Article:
Curator and historian of African-American art. McElroy was the son of Geraldine McElroy (1923-2010) an African-American seamstress, and spent his youth in Fairmont, West Virginia. In 1970, McElroy received a B.A. in art education from Fairmont State College in Fairmont, WV. From 1970 to 1971, he worked as an intern at the Cincinnati Art Museum researching and preparing a catalog essay for an exhibition of paintings by African American landscapist, Robert S. Duncanson (1821-1872). He earned a M.A.
Art professor and early specialist of African-American art, museum director, and visual artist. Porter was the son of African-American couple John Porter and Lydia Peck Porter. His father was a Christian minister and his mother a schoolteacher. Porter attended public schools in Baltimore, Maryland, and Washington, D. C., before graduating cum laude with a B.S. in art from Howard University in 1927. He was immediately hired as an instructor of drawing and painting in Howard’s art department.
Historian of art, professor in art education and visual artist. Born in 1916 to Gay Crichton (1855-1966) and Walter Augustus Simon Sr., Simon Jr. grew up in Brooklyn, N.Y. Despite the racism prevalent in schools at this time, Simon received an unconventionally thorough education for an African-American, which would serve as a solid foundation for his love of administration in higher education.
Historian of art, professor in art education and visual artist. Born in 1916 to Gay Crichton (1855-1966) and Walter Augustus Simon Sr.. Simon Jr. grew up in Brooklyn, NY. Despite the racism prevalent in schools at this time, Simon received an unconventionally thorough education for an African-American, which would serve as a solid foundation for his love of administration in higher education. He attended the School of Fine and Applied Arts at the Pratt Institute, earning a certificate in applied art in 1935 and an additional certificate in commercial design in 1936.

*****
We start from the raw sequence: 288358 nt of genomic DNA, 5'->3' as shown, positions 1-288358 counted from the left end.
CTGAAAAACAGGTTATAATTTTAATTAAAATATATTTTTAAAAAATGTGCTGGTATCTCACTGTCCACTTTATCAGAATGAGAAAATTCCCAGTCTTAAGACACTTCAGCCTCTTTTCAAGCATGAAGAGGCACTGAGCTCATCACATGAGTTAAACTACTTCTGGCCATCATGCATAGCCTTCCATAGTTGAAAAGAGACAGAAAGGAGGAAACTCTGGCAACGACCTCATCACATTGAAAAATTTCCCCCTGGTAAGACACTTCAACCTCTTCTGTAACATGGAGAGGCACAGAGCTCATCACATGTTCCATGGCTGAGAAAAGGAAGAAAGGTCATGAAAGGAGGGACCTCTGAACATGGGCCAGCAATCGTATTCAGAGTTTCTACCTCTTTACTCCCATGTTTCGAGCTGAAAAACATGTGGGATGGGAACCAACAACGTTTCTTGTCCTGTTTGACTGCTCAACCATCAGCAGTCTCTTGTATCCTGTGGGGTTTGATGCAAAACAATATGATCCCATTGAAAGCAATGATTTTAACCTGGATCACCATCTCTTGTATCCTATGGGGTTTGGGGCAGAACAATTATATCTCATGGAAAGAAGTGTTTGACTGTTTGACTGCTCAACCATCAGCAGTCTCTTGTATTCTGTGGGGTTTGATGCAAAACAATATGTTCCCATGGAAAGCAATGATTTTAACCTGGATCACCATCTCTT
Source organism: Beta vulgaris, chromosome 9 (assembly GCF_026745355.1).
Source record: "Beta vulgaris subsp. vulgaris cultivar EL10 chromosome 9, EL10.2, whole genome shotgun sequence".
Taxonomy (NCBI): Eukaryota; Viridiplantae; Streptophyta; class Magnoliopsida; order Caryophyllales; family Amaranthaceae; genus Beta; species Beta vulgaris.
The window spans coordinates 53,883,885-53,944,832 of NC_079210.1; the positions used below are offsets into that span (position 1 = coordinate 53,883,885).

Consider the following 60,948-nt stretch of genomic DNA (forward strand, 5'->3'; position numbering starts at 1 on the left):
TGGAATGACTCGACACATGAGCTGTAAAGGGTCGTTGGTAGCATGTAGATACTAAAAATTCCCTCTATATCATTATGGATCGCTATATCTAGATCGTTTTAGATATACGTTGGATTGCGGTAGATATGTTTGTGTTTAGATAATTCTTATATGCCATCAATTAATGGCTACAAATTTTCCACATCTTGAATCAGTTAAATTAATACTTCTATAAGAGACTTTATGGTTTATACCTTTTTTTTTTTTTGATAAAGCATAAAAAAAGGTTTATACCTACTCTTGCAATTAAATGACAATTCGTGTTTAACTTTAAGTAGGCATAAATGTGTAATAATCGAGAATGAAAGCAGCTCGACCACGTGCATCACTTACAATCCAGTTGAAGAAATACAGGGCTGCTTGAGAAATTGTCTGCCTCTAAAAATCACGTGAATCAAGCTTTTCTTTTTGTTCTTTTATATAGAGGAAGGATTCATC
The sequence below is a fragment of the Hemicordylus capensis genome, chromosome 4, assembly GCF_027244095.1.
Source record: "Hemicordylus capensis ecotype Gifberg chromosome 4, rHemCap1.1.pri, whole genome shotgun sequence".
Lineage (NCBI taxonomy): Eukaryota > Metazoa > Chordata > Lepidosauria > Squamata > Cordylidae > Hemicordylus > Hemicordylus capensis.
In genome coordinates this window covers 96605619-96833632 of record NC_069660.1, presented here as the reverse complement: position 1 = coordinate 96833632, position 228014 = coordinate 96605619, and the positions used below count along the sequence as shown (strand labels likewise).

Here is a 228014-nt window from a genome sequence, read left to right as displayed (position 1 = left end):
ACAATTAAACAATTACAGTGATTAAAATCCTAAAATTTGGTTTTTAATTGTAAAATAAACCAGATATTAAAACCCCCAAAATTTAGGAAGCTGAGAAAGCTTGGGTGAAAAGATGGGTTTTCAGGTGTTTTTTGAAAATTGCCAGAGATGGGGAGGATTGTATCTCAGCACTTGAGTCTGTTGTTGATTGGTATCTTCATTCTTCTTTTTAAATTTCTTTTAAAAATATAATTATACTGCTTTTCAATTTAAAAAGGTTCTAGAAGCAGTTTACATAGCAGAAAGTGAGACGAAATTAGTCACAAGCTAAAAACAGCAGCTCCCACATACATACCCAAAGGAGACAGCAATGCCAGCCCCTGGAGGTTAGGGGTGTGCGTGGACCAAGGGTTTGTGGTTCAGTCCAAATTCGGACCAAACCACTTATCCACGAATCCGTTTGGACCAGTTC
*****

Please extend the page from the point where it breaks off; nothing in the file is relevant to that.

Curator and early historian of African and African-American art. Thompson was born and raised in El Paso, Texas, by his father, a surgeon, and his mother, a local arts patron. He grew to appreciate the cultures on either side of the border with Mexico. On a trip to Mexico City during his last year of high school, Thompson first heard mambo, a genre of Cuban dance music. This experience sparked what would become a lifelong passion for Afro-Atlantic music, dance, visual arts, and culture.
Museum director, curator, art historian, and scholar of African art. Williams was born and grew up in Lincoln, Pennsylvania. Her father was a professor of English and dean at Lincoln University. She married Charlton E. Williams (1925-2002) a short time before receiving a B.A. in art history from Oberlin College in 1957. She worked initially for the Museum of Modern Art in New York and then was a secretary for the African-American Institute in Lagos, Nigeria.